When the levee breaks
When the levee breaks
Some say the Warragamba Dam wall needs to be raised to help prevent the devastating floods seen in Sydney this week — but there is a cost upstream too.
Almost 150 years ago, a torrent of water poured out of the Blue Mountains and filled western Sydney like a bathtub.
Floodwaters rose to nearly 20 metres in some areas, with the high-water line still marked at some parts.
Over the years serious — albeit smaller — floods have hit Sydney several times.
This week was one of the worst ever seen.
But as bad as the latest flood is, 1867, by comparison, went even higher.
Almost 100 years later the Warragamba Dam was built.
It was never intended to be a flood mitigation dam. Its purpose to provide 80 per cent of Sydney’s drinking supply.
When not full, it can mitigate floods by catching some of the rainwater that would otherwise flow into parts of western Sydney.
But when the dam is full and overflowing — like it was this week — it offers no protection.
Pouring trillions of litres into the basin below.
Leaving devastation in its wake.
And it’s almost inevitable that one day a flood as bad as 1867 — and worse than this week — will come again.
Every year, there’s thought to be a 0.2 per cent chance that will happen.
Development in the floodplain has since exploded: 134,000 people live and work in the area, and that’s expected to double in the next 30 years, according to Infrastructure NSW.
So the NSW government is charging ahead with a radical plan — an idea which, in some form or another, dates back at least to the 1990s — to raise the wall of the dam by between 14 and 17 metres.
It says the move will protect lives and property and would have slowed the peak of the floods this week, likely saving some homes and businesses. Some experts disagree.
But to protect those living on the floodplain there is a cost upstream.
With a higher dam wall, thousands of hectares of unique World Heritage bushland will be flooded, and according to government documents obtained by the ABC much of that will be severely damaged.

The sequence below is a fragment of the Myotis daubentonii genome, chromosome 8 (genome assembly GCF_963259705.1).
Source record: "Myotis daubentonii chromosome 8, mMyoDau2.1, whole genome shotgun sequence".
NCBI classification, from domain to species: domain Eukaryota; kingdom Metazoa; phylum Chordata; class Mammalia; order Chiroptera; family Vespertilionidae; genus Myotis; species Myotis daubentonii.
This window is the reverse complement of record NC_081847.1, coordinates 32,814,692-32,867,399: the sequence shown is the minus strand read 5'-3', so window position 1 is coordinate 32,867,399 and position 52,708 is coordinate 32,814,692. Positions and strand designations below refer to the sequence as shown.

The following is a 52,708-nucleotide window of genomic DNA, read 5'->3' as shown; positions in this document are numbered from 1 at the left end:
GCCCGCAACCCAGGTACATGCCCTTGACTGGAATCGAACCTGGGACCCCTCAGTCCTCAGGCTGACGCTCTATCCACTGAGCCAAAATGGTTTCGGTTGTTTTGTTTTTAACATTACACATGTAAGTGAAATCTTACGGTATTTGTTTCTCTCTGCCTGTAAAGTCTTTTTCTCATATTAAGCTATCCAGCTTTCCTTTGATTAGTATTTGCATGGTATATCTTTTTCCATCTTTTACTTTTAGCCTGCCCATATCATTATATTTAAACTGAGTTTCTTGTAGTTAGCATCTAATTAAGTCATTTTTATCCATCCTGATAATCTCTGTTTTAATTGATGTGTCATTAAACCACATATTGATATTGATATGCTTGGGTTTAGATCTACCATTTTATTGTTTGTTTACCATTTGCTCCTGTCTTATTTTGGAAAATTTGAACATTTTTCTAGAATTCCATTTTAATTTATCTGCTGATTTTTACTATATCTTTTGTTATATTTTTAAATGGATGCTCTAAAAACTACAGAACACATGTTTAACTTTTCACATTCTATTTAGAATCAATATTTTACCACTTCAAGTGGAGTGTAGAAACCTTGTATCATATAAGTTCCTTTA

Thousands of sites of Aboriginal importance are also in the development’s path.
The United Nations World Heritage Committee has warned the project would threaten the World Heritage status of the Blue Mountains, risking what’s known as its “Outstanding Universal Values”.
And traditional owners have compared it to a potential Juukan Gorge catastrophe.
But for the minister driving the project, Stuart Ayres, it’s a matter of lives versus heritage.
“We’ve got to trade off some environmental impact to be able to protect properties downstream,” Mr Ayres says.
He thinks recent flooding carries important lessons that can’t be ignored.
“This is nature’s warning that you have to be prepared, you have to get ready and you have to take flood mitigation in the Hawkesbury-Nepean seriously.”
But others believe there’s another way.
To show you what’s at stake, we have to travel a long way into the wilderness.
Into an area of enormous global significance.
Far beyond the dam wall.
‘The things that will be lost’
This is Gandangara country, in the NSW Southern Highlands.
The Indigenous people of this land have been displaced before.
To make way for the original dam to be built in the 1950s, Kazan Brown’s grandmother was forcibly removed from her land.
Her home is now at the bottom of Lake Burragorang — the artificial lake created by Warragamba Dam. An area with thousands of culturally significant sites and artefacts.
Now, Ms Brown fears history is on the verge of repeating itself.
“If the wall’s raised, once we have the first flood, there’ll be burial sites, there’ll be art sites, scar trees, campsites, shelters, all sorts of things that will be lost,” she says.
Kazan Brown would instead like the government to consider alternative options.
“People think [the raising of the wall] is for extra water supply for Sydney, but it’s not. It’s for development and flood mitigation.”